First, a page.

Manja Coopmans (ICS-UU, year group 2013) will defend her dissertation on Friday 16 March at 12:45 PM in the Utrecht University Hall. The title of her dissertation is: Rituals of the past in the context of the present. The role of Remembrance Day and Liberation Day in Dutch society
Every society has its own commemorations and celebrations, the commemoration of the Second World War being perhaps the most widely recognised one due to its major impact worldwide. Manja Coopmans gains more insight in the role of national commemorations in contemporary Western societies by empirically examining determinants and consequences of Dutch citizens’ participation in the activities organised in commemoration of the Second World War. Specific attention is paid to citizens further removed from the historical event that is commemorated, either in time (i.e. later generations) or in geographical distance (i.e. citizens with a migration background). Numerous ways are identified to familiarise citizens with national commemorations. The potential of commemorative participation to positively impact citizens’ broader civic engagement is found to be activity-, audience- and outcome-specific.
Paul Hindriks (ICS-UU) will defend his dissertation on Friday 23 March 2018 at 03:30 PM in the Utrecht University Hall. The title of his dissertation is: The struggle for power: Attitudes towards the political participation of ethnic minorities.
The symposium will take place in the Academy building in Utrecht, in the “Belle van Zuylenzaal” and is titled:
Is that true? Replication and Meta-analysis in the social sciences
Science has currently been confronted with a so-called ‘replication crisis’, meaning that scientists have found that the results of many scientific studies cannot be replicated upon subsequent investigation. This crisis not only concerns the social sciences, but many other disciplines such as economics, biology, and medicine. It raises fundamental issues on the importance of replications, the generalizability of findings and theories, study design, the use of statistics to combine and interpret results, and the publication culture of empirical findings.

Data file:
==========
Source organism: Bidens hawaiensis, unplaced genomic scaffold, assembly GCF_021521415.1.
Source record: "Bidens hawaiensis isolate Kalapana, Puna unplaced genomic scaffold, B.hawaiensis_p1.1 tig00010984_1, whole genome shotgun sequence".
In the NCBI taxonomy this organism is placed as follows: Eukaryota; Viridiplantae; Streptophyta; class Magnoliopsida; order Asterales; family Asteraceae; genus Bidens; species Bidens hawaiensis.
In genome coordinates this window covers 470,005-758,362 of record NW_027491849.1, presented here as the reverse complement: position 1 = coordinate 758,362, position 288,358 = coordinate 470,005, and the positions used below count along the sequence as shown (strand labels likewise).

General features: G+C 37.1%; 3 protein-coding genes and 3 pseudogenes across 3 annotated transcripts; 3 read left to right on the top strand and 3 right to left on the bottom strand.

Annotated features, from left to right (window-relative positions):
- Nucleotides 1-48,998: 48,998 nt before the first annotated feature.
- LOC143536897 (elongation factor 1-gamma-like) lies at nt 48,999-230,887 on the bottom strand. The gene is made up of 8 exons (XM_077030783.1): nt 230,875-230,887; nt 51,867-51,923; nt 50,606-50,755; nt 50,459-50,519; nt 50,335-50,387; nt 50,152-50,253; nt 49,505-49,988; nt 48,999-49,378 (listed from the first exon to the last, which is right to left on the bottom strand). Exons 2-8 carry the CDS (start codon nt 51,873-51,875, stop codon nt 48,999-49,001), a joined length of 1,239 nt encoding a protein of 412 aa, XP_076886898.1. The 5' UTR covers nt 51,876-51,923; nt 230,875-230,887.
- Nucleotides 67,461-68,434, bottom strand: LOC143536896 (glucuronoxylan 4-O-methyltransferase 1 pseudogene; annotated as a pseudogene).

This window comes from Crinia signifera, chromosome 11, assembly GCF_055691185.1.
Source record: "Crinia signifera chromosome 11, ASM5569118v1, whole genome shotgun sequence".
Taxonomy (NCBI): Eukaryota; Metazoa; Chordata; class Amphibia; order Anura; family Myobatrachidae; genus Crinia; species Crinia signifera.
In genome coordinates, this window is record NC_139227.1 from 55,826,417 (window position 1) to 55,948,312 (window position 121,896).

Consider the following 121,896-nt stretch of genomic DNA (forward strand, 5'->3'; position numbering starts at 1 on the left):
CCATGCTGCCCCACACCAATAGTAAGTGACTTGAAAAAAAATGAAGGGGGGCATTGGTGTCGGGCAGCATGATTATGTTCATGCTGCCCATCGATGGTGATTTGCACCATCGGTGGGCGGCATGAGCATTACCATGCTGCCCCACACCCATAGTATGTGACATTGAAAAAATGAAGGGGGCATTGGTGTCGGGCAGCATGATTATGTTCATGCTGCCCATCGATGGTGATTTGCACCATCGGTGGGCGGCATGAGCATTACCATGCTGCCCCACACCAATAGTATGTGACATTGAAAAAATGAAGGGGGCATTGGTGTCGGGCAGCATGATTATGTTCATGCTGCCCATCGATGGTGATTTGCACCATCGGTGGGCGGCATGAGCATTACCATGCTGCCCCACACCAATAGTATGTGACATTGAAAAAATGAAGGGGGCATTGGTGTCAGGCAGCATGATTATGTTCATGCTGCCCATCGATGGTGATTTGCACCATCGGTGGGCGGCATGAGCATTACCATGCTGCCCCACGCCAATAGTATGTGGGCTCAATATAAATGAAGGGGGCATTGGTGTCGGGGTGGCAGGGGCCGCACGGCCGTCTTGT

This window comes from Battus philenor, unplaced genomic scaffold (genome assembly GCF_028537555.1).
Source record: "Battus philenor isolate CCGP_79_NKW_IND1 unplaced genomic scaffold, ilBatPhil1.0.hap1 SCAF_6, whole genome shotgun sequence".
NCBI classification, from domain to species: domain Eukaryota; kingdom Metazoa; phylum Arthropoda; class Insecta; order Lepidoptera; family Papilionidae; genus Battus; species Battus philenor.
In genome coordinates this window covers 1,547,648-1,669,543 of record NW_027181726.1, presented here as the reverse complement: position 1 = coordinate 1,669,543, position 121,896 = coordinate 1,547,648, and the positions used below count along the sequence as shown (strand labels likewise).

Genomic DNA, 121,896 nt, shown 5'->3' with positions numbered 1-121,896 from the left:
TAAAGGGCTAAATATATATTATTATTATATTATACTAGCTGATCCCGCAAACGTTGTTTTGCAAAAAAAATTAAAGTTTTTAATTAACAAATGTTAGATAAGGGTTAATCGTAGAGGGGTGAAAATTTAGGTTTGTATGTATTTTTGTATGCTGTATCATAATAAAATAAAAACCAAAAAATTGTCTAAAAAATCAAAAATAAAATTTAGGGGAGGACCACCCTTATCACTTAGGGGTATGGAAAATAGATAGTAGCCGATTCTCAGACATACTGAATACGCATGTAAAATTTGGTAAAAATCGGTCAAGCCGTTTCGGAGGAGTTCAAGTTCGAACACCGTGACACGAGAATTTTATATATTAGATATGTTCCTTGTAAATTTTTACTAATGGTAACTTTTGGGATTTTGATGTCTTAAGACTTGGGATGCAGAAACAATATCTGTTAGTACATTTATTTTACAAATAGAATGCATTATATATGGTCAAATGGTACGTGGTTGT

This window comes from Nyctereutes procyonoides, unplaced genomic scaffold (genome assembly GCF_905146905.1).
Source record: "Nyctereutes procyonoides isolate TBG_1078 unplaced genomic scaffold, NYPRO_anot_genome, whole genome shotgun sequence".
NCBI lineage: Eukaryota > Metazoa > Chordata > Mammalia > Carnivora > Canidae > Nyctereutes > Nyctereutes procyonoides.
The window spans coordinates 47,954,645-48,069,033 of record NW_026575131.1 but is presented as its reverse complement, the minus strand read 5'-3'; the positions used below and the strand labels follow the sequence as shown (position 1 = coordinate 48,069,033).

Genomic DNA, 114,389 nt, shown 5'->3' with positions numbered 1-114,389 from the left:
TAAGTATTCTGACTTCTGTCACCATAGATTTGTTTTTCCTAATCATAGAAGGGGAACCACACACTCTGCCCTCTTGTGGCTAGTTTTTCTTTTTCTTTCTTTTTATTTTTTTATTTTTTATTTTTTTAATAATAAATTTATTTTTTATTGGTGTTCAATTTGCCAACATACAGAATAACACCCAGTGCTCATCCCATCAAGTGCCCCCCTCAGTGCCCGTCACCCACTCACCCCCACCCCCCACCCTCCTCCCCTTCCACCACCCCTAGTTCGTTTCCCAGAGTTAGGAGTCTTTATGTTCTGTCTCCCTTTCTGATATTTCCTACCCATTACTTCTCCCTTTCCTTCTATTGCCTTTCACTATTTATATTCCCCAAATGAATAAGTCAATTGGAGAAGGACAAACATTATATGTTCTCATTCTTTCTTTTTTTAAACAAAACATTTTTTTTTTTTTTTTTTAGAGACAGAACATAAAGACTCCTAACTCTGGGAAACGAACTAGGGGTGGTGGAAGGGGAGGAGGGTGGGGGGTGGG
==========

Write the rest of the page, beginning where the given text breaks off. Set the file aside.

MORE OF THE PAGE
Five speakers address these fundamental issues raised by the replication crisis. Daniel Lakens of Eindhoven University of Technology and member of the programme committee of the NWO Grant Replication Studies, will address the importance of replications and the difficulty of combining and interpreting findings of original and replication studies. Jelte Wicherts of the meta-research center at Tilburg University will discuss how significant and non-significant replication findings should affect our belief that a hypothesis is true, and how these findings actually affect researchers’ beliefs of this hypothesis being true. Eric-Jan Wagenmakers of the University of Amsterdam and founder and director of the free statistical software JASP will tell about his experiences with pre-registered replication studies and how to interpret their findings. Fred Hasselman of Radboud University Nijmegen and co-author of several papers on ManyLab projects will discuss the implications of these projects for the generalizability of findings and the heterogeneity or contextual dependence of effects. Marcel van Assen of Utrecht University and the meta-research center at Tilburg University will demonstrate that the optimal design of replication studies, but of original studies as well, includes heterogeneous contexts rather than a few experimentally controlled conditions.
The program starts at 13:00 (Belle van Zuylenzaal Utrecht) and ends with drinks at 17:00. Please register via Saskia Simon (firstname.lastname@example.org).
On June 14, 2018 the Dutch Sociological Association (NSV) and the Flemish Society for Sociology (VVS) will organize their annual meeting “Dag van de Sociologie” (DvdS). The 17th DvdS will be organized by the Erasmus School of Social and Behavioural Sciences of the Erasmus University Rotterdam.
The call for papers and more information about te DvdS 2018 can be found at www.nsv-sociologie.nl.